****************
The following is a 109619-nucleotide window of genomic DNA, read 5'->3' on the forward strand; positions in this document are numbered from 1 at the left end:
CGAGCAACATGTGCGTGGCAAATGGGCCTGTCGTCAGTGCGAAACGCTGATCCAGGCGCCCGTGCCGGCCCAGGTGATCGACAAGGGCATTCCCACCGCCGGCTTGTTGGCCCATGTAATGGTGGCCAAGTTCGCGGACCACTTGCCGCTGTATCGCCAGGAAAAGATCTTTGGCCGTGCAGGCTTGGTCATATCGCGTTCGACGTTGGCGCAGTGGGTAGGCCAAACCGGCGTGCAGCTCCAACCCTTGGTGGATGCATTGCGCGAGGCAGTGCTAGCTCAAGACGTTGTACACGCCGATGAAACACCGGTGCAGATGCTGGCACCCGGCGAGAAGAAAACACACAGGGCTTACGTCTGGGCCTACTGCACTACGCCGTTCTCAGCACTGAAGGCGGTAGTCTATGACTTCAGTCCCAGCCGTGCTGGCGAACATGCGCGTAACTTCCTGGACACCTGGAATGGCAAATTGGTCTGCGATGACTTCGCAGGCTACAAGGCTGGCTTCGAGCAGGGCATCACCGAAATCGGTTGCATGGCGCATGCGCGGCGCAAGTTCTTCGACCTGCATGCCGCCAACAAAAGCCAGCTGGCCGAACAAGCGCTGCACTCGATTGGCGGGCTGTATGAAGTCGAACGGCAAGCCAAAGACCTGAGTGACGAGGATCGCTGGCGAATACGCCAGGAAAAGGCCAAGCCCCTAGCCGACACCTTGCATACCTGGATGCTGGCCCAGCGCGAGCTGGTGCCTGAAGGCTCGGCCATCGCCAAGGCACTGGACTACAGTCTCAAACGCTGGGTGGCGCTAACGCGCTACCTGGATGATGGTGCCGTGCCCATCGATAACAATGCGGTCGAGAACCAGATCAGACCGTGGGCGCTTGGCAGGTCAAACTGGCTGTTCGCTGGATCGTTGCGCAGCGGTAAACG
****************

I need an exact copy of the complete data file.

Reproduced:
The following is a 109619-nucleotide window of genomic DNA, read 5'->3' on the forward strand; positions in this document are numbered from 1 at the left end:
CGAGCAACATGTGCGTGGCAAATGGGCCTGTCGTCAGTGCGAAACGCTGATCCAGGCGCCCGTGCCGGCCCAGGTGATCGACAAGGGCATTCCCACCGCCGGCTTGTTGGCCCATGTAATGGTGGCCAAGTTCGCGGACCACTTGCCGCTGTATCGCCAGGAAAAGATCTTTGGCCGTGCAGGCTTGGTCATATCGCGTTCGACGTTGGCGCAGTGGGTAGGCCAAACCGGCGTGCAGCTCCAACCCTTGGTGGATGCATTGCGCGAGGCAGTGCTAGCTCAAGACGTTGTACACGCCGATGAAACACCGGTGCAGATGCTGGCACCCGGCGAGAAGAAAACACACAGGGCTTACGTCTGGGCCTACTGCACTACGCCGTTCTCAGCACTGAAGGCGGTAGTCTATGACTTCAGTCCCAGCCGTGCTGGCGAACATGCGCGTAACTTCCTGGACACCTGGAATGGCAAATTGGTCTGCGATGACTTCGCAGGCTACAAGGCTGGCTTCGAGCAGGGCATCACCGAAATCGGTTGCATGGCGCATGCGCGGCGCAAGTTCTTCGACCTGCATGCCGCCAACAAAAGCCAGCTGGCCGAACAAGCGCTGCACTCGATTGGCGGGCTGTATGAAGTCGAACGGCAAGCCAAAGACCTGAGTGACGAGGATCGCTGGCGAATACGCCAGGAAAAGGCCAAGCCCCTAGCCGACACCTTGCATACCTGGATGCTGGCCCAGCGCGAGCTGGTGCCTGAAGGCTCGGCCATCGCCAAGGCACTGGACTACAGTCTCAAACGCTGGGTGGCGCTAACGCGCTACCTGGATGATGGTGCCGTGCCCATCGATAACAATGCGGTCGAGAACCAGATCAGACCGTGGGCGCTTGGCAGGTCAAACTGGCTGTTCGCTGGATCGTTGCGCAGCGGTAAACG